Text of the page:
POSTPONED: Fight for Women's Rights: Supermajority Founder Cecile Richards

POSTPONED: Fight for Women's Rights: Supermajority Founder Cecile Richards

Cecile Richards: Former President of Planned Parenthood, Founder of Supermajority, and all around badass. Not. To. Be. Missed.

Cecile Richards has devoted her life to the rights of women during a time where those rights have been constantly under attack.

Come hear her story and what she's working on now with Supermajority.

About Cecile:

Cecile Richards is a national leader for women’s rights and social and economic justice, and a co-founder of Supermajority. In 2017, while campaigning for now Senator Sherrod Brown in Ohio, Cecile met women from all walks of life and backgrounds who were organizing around issues that mattered to them and their communities. Inspired by these women and thousands of women across the country, Cecile decided to bring leaders across social justice issues to start what would be known as Supermajority.

Throughout her extensive career, Cecile has worked to protect the reproductive, civil, and labor rights of women. As the former President of Planned Parenthood Federation of America and Planned Parenthood Action Fund, Cecile worked to increase affordable access to reproductive health care and to build a healthier and safer world for women..

After starting her career as a labor organizer, Cecile went on to start her own grassroots organization, America Votes, and later served as Deputy Chief of Staff to House Democratic Leader Nancy Pelosi. Cecile is also the author of the New York Times bestseller Make Trouble.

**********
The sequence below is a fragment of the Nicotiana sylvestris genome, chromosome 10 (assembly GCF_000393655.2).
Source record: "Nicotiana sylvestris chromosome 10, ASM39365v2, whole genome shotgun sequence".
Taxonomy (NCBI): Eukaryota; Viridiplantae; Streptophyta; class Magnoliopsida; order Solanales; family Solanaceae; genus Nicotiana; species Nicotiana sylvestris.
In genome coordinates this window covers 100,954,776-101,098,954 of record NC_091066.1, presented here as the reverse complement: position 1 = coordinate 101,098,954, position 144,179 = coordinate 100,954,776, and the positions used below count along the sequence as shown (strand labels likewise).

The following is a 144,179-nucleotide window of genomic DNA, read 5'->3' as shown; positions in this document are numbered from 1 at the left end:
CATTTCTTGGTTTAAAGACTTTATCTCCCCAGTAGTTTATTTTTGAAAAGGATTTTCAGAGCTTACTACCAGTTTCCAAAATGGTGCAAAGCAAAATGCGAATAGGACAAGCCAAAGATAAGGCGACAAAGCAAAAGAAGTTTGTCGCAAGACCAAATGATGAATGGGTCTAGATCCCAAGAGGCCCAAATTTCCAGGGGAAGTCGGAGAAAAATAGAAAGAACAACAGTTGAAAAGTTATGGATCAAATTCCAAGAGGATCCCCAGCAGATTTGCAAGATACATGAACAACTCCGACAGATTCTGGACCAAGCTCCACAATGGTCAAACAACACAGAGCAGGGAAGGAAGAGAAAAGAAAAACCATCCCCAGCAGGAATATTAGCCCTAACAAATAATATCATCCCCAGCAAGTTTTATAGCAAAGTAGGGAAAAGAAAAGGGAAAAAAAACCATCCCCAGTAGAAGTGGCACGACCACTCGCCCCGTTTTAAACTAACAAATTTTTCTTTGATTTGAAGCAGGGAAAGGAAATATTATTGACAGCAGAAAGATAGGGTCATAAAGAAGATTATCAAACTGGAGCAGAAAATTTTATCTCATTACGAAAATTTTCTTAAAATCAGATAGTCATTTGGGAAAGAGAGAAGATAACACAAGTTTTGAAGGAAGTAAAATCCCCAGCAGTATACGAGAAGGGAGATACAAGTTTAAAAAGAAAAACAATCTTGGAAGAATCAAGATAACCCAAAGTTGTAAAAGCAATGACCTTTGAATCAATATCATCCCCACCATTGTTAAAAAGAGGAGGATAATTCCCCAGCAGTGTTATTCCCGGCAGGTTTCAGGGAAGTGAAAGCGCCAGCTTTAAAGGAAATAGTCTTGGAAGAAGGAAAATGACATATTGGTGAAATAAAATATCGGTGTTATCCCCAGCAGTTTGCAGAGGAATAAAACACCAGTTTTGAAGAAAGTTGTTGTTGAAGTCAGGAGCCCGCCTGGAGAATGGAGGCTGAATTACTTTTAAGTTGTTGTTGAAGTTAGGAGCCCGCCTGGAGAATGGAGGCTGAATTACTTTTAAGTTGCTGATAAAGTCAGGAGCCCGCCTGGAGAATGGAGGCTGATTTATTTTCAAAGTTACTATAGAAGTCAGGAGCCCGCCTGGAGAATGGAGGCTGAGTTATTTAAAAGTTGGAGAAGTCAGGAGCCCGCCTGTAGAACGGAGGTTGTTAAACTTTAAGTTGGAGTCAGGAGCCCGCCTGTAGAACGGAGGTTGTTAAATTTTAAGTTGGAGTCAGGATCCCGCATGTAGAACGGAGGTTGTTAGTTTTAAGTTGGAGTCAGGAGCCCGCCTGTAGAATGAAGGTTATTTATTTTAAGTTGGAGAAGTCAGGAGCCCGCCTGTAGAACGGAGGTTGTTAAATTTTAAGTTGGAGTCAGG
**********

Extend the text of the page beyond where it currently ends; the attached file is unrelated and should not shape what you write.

In 2011 and 2012, she was named one of TIME Magazine’s 100 Most Influential People in the World. Most recently, Cecile was awarded the 2018 Hubert H. Humphrey Civil and Human Rights Award by the Leadership Conference on Civil and Human Rights.

Cecile has a bachelor’s degree in history from Brown University. She and her husband, Kirk Adams, have three children and live in New York City.

About Clara Jeffrey:

Clara Jeffery is the editor in chief of Mother Jones.

Jeffery was born in Baltimore, Maryland and was raised in Arlington, Virginia, and attended the Sidwell Friends School(1985), before going to Carleton College (1989). She earned a Master's degree from the Medill School of Journalism at Northwestern University in 1993.

Between 1993 and 1995, Jeffery was a staff editor and writer at Washington City Paper. She was a senior editor at Harper's Magazine (1995–2002), where she edited six articles nominated for a National Magazine Award, including essays by Barbara Ehrenreich that became Nickel and Dimed. She became deputy editor of Mother Jones, a position she held for four years, and was promoted to co-editor in August 2006. Jeffery was promoted to editor-in-chief in May, 2015.

Together, Jeffery and Monika Bauerlein have aimed to put greater emphasis on staff-generated, daily news and original reporting. The magazine received a National Magazine Award for General Excellence in 2008 and 2010. In 2012 Mother Jones broke the story about Mitt Romney's "47 percent" remarks, which were controversial prior to Barack Obama winning reelection.

In 2002, Jeffery wrote an article on the Salton Sea for Harper's Magazine, "Go West Old Man: Where the American Dream Goes Down the Drain". She has also written for Slate, the Huffington Post, San Francisco Magazine, and the Chicago Reporter.

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